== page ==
A group of researchers has provided new insight into processes shaping the human genome. They used a clone-based method to build a comprehensive, fine-scale map of structural variation in eight human genomes from diverse geographic ancestry.
Employing a variety of technologies for validation and characterization, including Agilent CGH microarrays, they identified 1,695 sites of structural change, half of which were seen in more than one individual. The work also detected 525 segments of novel sequence not found in the reference human genome sequence.
Custom Agilent CGH microarrays were used to validate structurally variant sequences and to further characterize the novel insertion sequences found by cloning.
“We designed array probes based on the novel sequences to measure whether these sequences are copy-number variable among different humans,” said Laurakay Bruhn, Ph.D., a member of the four-person Agilent team that participated in the study.
“We found that nearly half of these sequences show copy-number differences between eight individuals, showing they are a rich source of structural variation in the human genome,” Bruhn continued.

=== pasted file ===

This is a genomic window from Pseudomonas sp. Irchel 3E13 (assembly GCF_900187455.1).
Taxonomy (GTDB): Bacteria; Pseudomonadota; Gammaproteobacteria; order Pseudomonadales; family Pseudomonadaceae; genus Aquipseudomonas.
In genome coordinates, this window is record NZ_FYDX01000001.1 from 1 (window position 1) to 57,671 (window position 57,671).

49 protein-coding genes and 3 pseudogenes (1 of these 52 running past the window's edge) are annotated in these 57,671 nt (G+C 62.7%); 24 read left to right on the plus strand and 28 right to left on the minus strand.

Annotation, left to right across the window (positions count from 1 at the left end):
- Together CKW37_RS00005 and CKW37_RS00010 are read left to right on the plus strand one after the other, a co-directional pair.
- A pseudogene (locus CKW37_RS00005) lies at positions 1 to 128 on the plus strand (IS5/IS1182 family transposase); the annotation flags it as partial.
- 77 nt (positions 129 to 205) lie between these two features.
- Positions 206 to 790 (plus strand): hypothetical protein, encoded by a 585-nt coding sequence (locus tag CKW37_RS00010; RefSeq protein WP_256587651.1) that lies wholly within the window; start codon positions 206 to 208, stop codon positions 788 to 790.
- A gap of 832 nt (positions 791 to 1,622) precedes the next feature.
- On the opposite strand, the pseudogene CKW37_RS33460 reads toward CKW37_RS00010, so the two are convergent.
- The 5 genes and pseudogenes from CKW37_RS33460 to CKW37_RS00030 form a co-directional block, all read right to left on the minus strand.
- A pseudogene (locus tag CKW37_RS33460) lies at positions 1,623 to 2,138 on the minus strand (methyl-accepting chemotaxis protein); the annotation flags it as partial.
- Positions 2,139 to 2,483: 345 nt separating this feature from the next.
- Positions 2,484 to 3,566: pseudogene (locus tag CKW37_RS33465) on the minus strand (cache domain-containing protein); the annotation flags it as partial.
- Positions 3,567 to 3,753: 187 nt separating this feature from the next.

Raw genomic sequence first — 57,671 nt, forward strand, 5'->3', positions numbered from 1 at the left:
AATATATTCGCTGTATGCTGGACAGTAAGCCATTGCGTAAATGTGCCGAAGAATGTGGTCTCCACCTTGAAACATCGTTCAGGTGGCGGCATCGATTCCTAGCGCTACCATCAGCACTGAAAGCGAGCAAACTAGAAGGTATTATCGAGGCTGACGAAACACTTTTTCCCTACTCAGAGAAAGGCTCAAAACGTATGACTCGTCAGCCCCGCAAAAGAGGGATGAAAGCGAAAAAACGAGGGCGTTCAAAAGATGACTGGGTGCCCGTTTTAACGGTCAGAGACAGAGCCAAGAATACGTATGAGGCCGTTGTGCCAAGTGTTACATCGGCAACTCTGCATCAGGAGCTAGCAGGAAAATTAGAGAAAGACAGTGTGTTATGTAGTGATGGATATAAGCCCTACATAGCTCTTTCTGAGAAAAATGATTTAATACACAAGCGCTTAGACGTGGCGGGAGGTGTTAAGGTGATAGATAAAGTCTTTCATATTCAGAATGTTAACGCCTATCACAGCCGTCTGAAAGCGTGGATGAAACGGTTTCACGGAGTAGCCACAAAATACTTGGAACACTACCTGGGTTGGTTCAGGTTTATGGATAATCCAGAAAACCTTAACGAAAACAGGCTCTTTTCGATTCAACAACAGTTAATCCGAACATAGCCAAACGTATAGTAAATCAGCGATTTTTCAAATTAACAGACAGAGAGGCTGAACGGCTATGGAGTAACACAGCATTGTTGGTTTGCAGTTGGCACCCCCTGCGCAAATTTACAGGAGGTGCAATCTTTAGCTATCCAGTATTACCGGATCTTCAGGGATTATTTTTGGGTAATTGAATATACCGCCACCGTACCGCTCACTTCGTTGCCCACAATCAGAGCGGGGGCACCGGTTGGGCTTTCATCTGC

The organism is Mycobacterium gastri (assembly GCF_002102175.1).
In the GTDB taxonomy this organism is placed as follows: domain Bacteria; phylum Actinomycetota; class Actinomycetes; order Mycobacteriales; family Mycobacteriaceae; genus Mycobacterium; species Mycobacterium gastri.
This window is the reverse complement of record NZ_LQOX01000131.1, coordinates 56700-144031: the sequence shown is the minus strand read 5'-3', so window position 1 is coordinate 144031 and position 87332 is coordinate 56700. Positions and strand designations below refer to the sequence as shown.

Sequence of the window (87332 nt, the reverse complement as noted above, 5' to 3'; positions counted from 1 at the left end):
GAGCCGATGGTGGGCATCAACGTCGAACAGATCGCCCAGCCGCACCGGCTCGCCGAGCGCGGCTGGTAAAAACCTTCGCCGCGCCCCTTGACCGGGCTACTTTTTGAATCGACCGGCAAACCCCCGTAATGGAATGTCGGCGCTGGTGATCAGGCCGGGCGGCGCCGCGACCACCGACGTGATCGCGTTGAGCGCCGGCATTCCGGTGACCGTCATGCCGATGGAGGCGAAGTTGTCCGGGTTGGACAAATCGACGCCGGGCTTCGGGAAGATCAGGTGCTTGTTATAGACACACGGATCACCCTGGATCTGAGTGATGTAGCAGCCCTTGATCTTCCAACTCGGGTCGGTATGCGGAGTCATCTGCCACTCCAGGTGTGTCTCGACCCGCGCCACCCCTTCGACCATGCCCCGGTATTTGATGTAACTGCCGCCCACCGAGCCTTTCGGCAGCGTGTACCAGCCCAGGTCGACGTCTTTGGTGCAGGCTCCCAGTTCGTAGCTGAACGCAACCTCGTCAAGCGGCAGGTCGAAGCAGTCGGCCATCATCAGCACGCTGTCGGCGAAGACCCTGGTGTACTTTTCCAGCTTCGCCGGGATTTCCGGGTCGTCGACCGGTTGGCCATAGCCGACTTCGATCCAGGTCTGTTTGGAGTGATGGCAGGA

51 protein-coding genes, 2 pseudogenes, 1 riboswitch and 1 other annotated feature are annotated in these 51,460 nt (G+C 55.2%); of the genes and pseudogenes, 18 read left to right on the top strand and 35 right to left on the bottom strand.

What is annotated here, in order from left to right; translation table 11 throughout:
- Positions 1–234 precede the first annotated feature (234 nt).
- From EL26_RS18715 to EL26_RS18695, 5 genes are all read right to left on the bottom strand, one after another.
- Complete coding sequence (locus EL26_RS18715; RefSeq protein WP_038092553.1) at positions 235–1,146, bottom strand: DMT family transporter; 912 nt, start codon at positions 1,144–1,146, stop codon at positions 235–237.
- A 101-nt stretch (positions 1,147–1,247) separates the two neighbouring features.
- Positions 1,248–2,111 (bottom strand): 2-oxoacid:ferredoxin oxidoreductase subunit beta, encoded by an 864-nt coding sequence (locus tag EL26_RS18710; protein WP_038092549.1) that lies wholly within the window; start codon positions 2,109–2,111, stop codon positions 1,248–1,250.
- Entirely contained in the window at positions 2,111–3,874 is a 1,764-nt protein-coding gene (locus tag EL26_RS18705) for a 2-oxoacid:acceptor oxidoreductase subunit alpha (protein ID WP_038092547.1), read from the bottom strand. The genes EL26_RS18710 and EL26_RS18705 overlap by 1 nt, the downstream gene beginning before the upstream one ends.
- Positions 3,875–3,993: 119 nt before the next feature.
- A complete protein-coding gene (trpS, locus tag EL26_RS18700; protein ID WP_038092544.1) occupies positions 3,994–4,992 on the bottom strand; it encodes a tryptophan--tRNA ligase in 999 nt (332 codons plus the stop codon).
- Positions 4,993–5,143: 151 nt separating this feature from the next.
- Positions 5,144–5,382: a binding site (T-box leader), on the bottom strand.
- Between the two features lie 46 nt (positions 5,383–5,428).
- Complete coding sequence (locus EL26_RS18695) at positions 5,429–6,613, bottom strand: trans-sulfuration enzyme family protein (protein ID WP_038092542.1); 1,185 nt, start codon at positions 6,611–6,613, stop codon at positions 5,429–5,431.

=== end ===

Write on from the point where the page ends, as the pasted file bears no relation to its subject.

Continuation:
Agilent’s ability to design and fabricate custom microarrays with sensitivity and specificity for measuring copy-number differences in genomic DNA proved to be an asset for validation and further study of new sequences. Agilent maintains a database of 20 million copy-number variation probes that facilitate experimental design.
The results are published in the May 2008 issue of Nature (vol. 453) in the paper “Mapping and sequencing of structural variation from eight human genomes.”
Contributors included researchers from the Howard Hughes Medical Institute and the University of Washington School of Medicine; Agilent Technologies; Agencourt Biosciences Corp.; Washington University Genome Sequencing Center; Human Genome Research Institute, National Institutes of Health; Laboratory of Genetics, University of Wisconsin; Illumina Inc.; and Program in Medical and Population Genetics, Broad Institute of MIT and Harvard.
“The clone resource and the subsequent sequencing and characterization of these genomes will provide a gold standard for future characterization of structural variation,” said Evan Eichler, Ph.D., corresponding author.
The authors wrote that the understanding of genomic variation on an intermediate scale -- “particularly insertions, deletions and inversions affecting from a few thousand to a few million base pairs” -- provides new insights into the different mutational processes that have shaped the human genome.